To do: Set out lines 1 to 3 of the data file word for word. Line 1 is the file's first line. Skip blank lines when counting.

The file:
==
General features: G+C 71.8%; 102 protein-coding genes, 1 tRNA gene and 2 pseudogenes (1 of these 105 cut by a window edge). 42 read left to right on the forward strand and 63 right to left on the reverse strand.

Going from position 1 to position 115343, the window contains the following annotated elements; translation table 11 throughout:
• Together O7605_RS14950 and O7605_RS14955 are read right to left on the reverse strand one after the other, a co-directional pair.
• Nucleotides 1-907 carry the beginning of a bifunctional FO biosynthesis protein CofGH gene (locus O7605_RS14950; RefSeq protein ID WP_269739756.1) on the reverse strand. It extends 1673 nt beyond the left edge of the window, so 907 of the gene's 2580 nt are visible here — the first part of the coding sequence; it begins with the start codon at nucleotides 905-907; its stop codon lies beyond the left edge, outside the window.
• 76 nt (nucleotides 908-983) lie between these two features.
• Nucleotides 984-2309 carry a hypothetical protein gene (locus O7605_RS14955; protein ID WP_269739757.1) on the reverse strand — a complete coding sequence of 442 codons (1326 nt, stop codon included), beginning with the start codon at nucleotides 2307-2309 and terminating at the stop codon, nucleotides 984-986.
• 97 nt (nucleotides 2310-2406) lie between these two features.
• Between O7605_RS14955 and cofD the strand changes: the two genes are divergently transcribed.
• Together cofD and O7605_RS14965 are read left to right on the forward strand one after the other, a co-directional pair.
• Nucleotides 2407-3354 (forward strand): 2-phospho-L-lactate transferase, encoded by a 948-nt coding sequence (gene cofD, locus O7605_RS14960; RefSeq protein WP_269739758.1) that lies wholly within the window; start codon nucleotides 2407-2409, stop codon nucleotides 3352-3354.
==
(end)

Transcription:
General features: G+C 71.8%; 102 protein-coding genes, 1 tRNA gene and 2 pseudogenes (1 of these 105 cut by a window edge). 42 read left to right on the forward strand and 63 right to left on the reverse strand.

Going from position 1 to position 115343, the window contains the following annotated elements; translation table 11 throughout:
• Together O7605_RS14950 and O7605_RS14955 are read right to left on the reverse strand one after the other, a co-directional pair.